For me, the purpose of it is to learn how to be a better trainer/handler. We both learn a lot from agility training (Dodger learns self-control as well as complex behaviours while I learn about body language and how to motivate my dog). It keeps us both active and gives Dodger's brain a workout LOL. Most importantly, agility deepens our bond - its give and take, I put a lot of trust in Dodger and he puts a lot of trust in me. Agility makes us a better team - that's why I do it.

Not all work dogs do agility...it isn't a prerequisite (and some handlers I am sure want their work to always be the #1 focus)... However for those that do, I am sure agility can strengthen the bond and the dog's desire to work with you. It can also be "time off" so to speak for working dogs... And I think it can teach everyone how to be a better trainer/handler... So while agility may not be necessary for work dogs and their handlers, it would be a positive outlet for many IMO.

Lissa
December 7th, 2007, 10:26 PM
Some breeds are better then others.......The working breeds do best in it, and smaller dogs seem to be less scared.

I believe that any committed owner can get their [healthy] dog proficient at agility... Will it be with the speed, drive or accuracy of a naturally drivey and easily motivated breed? That depends on the handler - it has much less to do with the dog's capability or aptitude IMO.

TOO SMART! LOL! The instructor had to place blockades up so she couldn't start the dog walk from 4 feet in, or go around the tire instead of jumping thru. :laughing: When the treats diminished so did the steps she took to get to the end! I wouldnt call her lazy! Just smart! She liked it and had alot of fun. You'd never see a herding dog skip these steps tho!

Just in case you wish to pursue agility, I'd like to share some things that came to mind from your post...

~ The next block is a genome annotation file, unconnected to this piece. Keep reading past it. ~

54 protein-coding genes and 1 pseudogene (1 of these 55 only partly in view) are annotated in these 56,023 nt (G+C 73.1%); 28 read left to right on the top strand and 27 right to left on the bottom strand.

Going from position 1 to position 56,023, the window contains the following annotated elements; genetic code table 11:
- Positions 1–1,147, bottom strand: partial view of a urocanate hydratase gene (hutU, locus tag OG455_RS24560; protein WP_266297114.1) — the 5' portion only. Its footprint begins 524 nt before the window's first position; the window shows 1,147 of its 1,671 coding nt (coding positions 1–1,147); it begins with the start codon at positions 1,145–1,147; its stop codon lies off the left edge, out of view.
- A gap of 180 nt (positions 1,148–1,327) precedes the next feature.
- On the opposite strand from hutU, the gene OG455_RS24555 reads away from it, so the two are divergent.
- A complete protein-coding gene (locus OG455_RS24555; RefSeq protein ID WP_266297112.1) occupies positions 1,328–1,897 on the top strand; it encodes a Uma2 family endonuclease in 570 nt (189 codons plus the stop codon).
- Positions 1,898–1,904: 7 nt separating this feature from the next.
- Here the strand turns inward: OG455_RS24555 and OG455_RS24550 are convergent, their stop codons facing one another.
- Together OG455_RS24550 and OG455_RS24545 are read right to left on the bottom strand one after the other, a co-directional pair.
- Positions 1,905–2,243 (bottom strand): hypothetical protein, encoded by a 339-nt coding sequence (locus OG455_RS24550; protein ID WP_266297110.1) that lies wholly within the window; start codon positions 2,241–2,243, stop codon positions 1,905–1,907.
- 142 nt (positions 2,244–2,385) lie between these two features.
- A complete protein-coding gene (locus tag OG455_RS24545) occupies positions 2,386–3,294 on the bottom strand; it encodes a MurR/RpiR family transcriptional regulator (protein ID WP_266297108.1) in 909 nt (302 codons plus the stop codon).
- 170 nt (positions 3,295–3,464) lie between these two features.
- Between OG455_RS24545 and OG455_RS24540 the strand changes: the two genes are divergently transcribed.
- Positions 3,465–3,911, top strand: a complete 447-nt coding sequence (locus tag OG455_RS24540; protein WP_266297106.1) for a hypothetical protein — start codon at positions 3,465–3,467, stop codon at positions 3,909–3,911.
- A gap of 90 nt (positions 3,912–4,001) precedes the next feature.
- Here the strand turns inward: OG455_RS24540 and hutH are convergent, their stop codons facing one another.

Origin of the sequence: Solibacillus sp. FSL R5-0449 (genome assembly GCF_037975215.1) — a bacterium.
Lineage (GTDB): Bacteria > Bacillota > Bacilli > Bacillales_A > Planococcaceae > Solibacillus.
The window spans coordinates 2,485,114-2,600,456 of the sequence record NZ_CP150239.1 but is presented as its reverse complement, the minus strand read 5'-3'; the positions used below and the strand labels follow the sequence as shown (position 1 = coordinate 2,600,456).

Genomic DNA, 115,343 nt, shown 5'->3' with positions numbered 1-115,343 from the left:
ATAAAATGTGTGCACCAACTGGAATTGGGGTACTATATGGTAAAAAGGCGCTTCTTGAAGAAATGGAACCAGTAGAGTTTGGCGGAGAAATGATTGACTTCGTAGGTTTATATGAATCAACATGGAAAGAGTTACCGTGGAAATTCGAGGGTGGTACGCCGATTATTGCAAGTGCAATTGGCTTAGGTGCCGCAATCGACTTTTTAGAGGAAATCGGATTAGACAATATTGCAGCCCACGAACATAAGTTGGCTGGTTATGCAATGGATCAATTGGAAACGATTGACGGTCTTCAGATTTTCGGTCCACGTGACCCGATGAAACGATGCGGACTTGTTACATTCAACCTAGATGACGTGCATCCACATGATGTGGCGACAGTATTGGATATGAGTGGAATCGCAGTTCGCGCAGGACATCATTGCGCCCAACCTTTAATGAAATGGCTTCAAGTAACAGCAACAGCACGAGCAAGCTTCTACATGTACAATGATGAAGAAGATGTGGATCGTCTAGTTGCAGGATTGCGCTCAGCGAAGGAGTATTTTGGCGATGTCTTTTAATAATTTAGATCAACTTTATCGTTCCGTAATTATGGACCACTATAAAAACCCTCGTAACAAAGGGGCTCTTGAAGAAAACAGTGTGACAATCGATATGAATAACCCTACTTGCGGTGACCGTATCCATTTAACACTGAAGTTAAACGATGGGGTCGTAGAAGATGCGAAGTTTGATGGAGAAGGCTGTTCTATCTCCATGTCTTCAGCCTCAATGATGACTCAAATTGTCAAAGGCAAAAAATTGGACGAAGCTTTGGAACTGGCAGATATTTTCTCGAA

The biggest problem is this:When the treats diminished so did the steps she took to get to the end!
The reward became a bribe (not faded correctly or timed appropriately) - all of which = dependency.
Another thing to keep in mind is having a toolbox (variety) of rewards. Food is often the easiest reward to use because most dogs are [somewhat] motivated by it, its easy to lure with and easy to deliver (which often means its overused and thus loses appeal). Dogs will go to another level if we cater to their individual likes and use a variety of motivators.

You'd never see a herding dog skip these steps tho!

Any dog, regardless of breed will skip these steps if they have not received adequate foundation training. Obstacle proficiency at the highest level must be attained before sequencing is introduced. That means 100s of reps from various distances, speeds, angles, distractions without tools (rewards, targets, lure's etc...) before you sequence.
First and foremost it's a safety issue. But its also about control and the dog knowing what to do... A dog that knows what to do doesn't perform obstacles incorrectly unless there is a handler error, holes in foundation training or health/motivation issues. Mistakes are bound to happen because dogs are not robots anymore than people are but they should be a rarity.

The instructor had to place blockades up so she couldn't start the dog walk from 4 feet in, or go around the tire instead of jumping thru.

Dazy is definately smart for knowing what works. But I think Dazy was mostly unsure of what was expected and/or overstimulated because sequencing was introduced too early; its also likely that she found every aspect of agility to be enough motivation (in other words you and your rewards were just bonus to the fun she was already having).
If blockades were going to be used at all, they should be used early on in foundation training to set the dog up for success (and faded quickly)... Not in combination with sequencing.

mafiaprincess
December 8th, 2007, 10:58 PM
I've seen a load of breeds successfully compete. Working dog isn't a prereq. Nor is well bred. If you are determined it's enough to overcome whatever obstacles you and your dog have to work through.

Everyone on non sport forums seems to feel the need to brag about how much sequencing they can do in the shortest amount of time possible. It's not a race, at least it shouldn't be. Too many people training, aren't training a strong foundation, they are rushing dogs through obstacles instead. Doesn't help whether you are trying to forge a better bond with your dog, or if you want to compete and succeed.

Love4himies
December 12th, 2007, 10:52 AM
Thanks for the replies. Whether the purpose is for training working dogs or just a fun sport for owners and their dogs I don't think it matters to the dog, they just want to have fun!